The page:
EXCLUSIVE: Postnatal depression can be so serious that a mother may even try to harm her baby: Experts
Postnatal depression or PPD is a reality. Many mothers are not able to identify the signs, and this may result in progression of the symptoms. Experts tell you more.
Frequent episodes of crying, unexplained mood swings, anger, depression, and sometimes, a feeling of being worthless and unappealing. Who would understand this better than a woman who has just given birth? While many dismiss this as normal, and because of the massive changes that your body has gone through, experts have a specific term for this, postnatal or postpartum or peripartum depression (PPD).
While it usually goes away after 4-6 weeks of delivery, in some people PPD may stay for even longer and may turn severe where it requires immediate medical intervention.
“Postpartum depression, also called baby blues, develops after delivery. The mother usually has a feeling of hopelessness, inadequacy, excessive crying, lack of sleep and is unable to feed the baby. This is more common in women with a history of depression before pregnancy or those with a history of anxiety or panic attacks. Sometimes the condition can become so severe that the mother may unknowingly try to harm her baby,” says Dr. Ritu Sethi, Senior consultant, Gynecologist, Cloud Nine Hospital, Gurugram and Apex Clinic, Gurugram.
Some experts also suggest that those who suffer from postpartum depression are at a greater risk of developing depression later in life. “It’s slightly possible, if PPD is not treated correctly and on time. However, even with treatment, PPD can make you more likely to have episodes of depression in the future,” opines Dr. Shweta Sharma, Clinical Psychologist & Founder, Mansa Global Foundation for Mental Health.
While you may ask how to find out if one is suffering from regular episodes of anxiety or PPD, Sharma has an answer. “It is different from just a regular episode of anxiety in the way that it is emotionally and physically debilitating and may continue for months or more. To diagnose peripartum (formerly postpartum) depression, symptoms must begin during pregnancy or within four weeks following delivery,” says Sharma.
The signs include:
Feeling sad constantly.
Loss of interest or pleasure in activities once enjoyed.
Changes in appetite.
Trouble sleeping or sleeping too much.
Loss of energy or increased fatigue.
Increase in purposeless physical activity (e.g., inability to stand still, pacing, hand-wringing) or slowed movements or speech (these actions must be severe enough to be observable by others).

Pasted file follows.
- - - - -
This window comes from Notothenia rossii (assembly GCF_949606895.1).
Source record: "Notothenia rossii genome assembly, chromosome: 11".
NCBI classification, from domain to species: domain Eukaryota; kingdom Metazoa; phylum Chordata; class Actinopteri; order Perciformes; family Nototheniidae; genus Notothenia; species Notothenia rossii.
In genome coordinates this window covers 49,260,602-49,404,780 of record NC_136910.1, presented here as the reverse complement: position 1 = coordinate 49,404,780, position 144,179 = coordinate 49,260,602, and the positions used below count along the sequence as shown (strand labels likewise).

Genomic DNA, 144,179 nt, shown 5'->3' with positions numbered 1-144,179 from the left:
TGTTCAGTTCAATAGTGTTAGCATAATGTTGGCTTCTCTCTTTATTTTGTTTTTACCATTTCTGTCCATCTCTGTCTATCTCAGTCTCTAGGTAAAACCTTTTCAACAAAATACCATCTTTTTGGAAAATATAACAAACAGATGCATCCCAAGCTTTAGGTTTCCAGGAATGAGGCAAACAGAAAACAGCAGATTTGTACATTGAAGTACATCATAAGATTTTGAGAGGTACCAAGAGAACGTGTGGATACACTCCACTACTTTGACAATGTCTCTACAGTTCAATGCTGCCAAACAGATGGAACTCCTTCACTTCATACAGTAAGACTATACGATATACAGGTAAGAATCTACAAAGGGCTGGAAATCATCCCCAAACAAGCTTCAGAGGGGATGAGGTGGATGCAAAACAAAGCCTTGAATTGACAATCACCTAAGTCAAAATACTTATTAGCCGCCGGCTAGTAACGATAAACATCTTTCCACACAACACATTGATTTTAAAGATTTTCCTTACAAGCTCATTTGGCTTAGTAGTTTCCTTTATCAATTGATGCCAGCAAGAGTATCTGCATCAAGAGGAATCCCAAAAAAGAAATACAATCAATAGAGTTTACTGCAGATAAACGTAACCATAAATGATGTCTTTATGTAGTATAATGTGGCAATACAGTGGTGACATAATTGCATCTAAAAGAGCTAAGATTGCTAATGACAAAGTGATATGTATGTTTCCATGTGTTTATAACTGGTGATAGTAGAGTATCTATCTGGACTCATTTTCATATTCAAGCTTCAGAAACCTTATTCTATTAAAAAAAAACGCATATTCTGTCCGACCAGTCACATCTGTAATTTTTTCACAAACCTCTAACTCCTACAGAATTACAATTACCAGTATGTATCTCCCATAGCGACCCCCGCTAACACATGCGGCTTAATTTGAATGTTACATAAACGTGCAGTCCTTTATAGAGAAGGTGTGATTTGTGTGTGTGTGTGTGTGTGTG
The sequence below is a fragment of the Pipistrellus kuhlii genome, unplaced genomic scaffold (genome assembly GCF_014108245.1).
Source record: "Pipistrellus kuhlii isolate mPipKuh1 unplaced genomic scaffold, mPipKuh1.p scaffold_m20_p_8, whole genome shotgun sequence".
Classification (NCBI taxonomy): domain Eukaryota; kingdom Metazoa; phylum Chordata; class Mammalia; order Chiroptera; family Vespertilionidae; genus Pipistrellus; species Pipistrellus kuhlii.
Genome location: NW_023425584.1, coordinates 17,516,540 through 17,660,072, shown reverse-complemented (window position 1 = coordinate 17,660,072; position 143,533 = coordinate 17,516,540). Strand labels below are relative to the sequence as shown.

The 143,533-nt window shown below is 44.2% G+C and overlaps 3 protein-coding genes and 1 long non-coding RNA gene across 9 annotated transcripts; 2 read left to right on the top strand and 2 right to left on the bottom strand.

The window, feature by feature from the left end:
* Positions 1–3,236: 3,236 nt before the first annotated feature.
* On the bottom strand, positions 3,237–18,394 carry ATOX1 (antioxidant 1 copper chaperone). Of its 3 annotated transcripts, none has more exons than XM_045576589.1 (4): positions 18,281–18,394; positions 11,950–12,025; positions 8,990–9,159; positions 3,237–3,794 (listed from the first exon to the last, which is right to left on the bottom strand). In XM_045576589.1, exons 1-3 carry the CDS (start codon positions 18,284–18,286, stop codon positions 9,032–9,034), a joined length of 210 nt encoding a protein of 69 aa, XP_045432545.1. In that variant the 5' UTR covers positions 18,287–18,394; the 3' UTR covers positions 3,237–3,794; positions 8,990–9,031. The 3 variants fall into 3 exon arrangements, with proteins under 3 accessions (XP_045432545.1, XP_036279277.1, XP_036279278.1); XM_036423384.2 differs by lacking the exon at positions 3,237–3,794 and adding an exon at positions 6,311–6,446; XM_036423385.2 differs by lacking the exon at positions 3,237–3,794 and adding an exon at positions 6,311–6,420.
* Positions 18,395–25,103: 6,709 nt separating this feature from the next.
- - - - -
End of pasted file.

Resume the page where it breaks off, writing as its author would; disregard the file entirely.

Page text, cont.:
Feeling worthless or guilty.
Difficulty in thinking, concentrating, or making decisions.
Thoughts of death or suicide.
Lack of interest in the baby, not feeling bonded to the baby, or feeling very anxious about/around the baby.
Feelings of being a bad mother.
Fear of harming the baby or oneself etc.
What is even more alarming is the fact that the Indian families specifically don't have proper awareness about PPD, and how they should be paying equal attention to the new mother, if not more, as much as they give to the newborn.
“Family members completely indulge in the joy of childbirth and usually miss early signs of PPD in the mother. Many people deal with signs and symptoms as usual after-effects and don’t show much interest in it. It’s directed to the motherhood taboo also, i.e., mothers are more potent than anything else and have the ability to deal with any situation. Similarly, mothers also ignore their self-care and hesitate to accept early signs, and usually end up blaming themselves as weak or failed mothers,” explains Sharma.
In order to manage it and prevent it from turning severe, experts say, we need to check the causes of the condition properly. Usually, this happens due to hormonal imbalance, age at the time of delivery, baby blues, heredity or history of mood or anxiety disorder, family conditions, and marital discord, and accordingly, treatment is required. “Treatment options include anti-anxiety or antidepressant medications, psychotherapy, and participation in a support group for emotional support and education,” says Sharma.
Sethi adds and tells you that to manage the symptoms all the new mothers should avoid the stressors which aggravate the underlying depression. “Adequate sleep after delivery, proper diet, nutrition, and family support is a must. Avoid negativity at all costs. If it’s still not controlled, one may need counselling or in severe cases medication also,” concludes Sethi.